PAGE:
Saturday, December 15, 2012

The media: Invasive, or integral?

OK, enough about guns for now. Let's talk about the media.

It's popular these days to chastise the media for allegedly glorifying the assailant of a shooting. These critics claim that the shooters seek notoriety, and the press is complicit in that, so no wonder these shootings continue.

Another complaint is that journalists are being overly intrusive, exemplified by the "eat a dick" meme that's gone viral.

In a sense, I get all that. A tragedy has occurred. Children are dead. Reporters can be insensitive and downright banal — I hate the "how does it feel" question as much as anybody. But I hate the question not because it was invasive but because, having been a journalist myself, I think it brings nothing to the conversation. We all know how the grieving families feel. But as far as attempting to construct a story, I can't fault journalists for doing that. That's their job. And it often sucks for them as much as for anyone else. I always found cultivating sources to be the hardest part of reporting, because the percentage of people willing to talk to you on the record is small in general, and even lower in the wake of tragedy. At the same time, the immediate aftermath is when pressure to produce is strongest. 

The very people who applaud the "eat a dick" meme are also the ones who can't get enough coverage, and aren't happy to hear that there's no new information. Hence, journalists often find themselves flailing for angles and sources, sometimes in opportunistic ways that probably make themselves cringe. That's part of the job, the one that tends to make or break news reporters. Being told some variation of "eat a dick" starts to wear on you after about the 15th time. The journalist is out one source and a chunk of time and still has to file a story to appease the glued audience. Somehow. And they do it, sometimes several times a day, even if they feel at times like one of the torch-bearing masses.

Imagine how much harder that process would be if the media adopted the policy of not disclosing information about assailants. This is one sentiment I can't get behind at all. First off, the press is complicit in nothing. Most reputable outlets are far too busy finding, assigning, writing and dispatching stories to care about some side agenda. (And when they do bother with that, it's about profit, not who they can make famous.) Second, the press has a duty to share the facts at its disposal. That's not just responsible reporting, it's in fact the entire purpose of a free press. Sensationalism does occur (like I said, profit), but sharing the killer's name, photo and known circumstances is not that; such information is vital to fully understanding the incident. The press must paint as complete a picture as they possibly can; anything less is shirking that responsibility. If you choose to divert your eyes to one aspect of the story, that's your prerogative; but journalists cannot and should not do that.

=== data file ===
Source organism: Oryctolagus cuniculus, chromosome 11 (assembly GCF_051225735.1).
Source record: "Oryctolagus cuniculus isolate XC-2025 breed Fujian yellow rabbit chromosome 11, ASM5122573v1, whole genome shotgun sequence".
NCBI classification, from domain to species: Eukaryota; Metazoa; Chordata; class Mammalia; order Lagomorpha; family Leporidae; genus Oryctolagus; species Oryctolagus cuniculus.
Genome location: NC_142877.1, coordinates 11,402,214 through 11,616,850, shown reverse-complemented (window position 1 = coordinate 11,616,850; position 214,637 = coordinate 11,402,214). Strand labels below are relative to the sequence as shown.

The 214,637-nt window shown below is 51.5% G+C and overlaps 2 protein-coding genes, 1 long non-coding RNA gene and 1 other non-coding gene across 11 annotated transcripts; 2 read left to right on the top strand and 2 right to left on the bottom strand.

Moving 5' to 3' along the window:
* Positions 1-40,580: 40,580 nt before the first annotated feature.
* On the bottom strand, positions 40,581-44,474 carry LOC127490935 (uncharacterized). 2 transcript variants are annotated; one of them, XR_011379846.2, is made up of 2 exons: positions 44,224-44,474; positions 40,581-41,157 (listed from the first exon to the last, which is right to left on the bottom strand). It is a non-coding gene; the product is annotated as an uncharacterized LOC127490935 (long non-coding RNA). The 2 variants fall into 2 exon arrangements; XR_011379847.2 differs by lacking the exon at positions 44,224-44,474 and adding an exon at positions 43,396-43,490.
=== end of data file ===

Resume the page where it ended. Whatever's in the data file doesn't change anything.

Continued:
As tempting as it is to want to remake the media in a more emotionally soft image, it cannot and should not be done. Journalists are not the bad guys, and bad guys don't deserve obscurity just because they're unpleasant. Skewing toward silence won't make the media better and it won't make tragedies any less tragic. But knowing all the facts just might teach us something that makes the country better going forward. 

We can hope.

2 comments:

Charlotte said...

No doubt you have a valid argument. I think where the problem really comes in is that today we have so many TV channels with so many 24 hour news channels that we feel like we're being inundated with the same info over and over and over again. It really would be comical if it weren't so tragic.

Ian McGibboney said...

And no one can settle on what the facts are. Some straight up make up their own.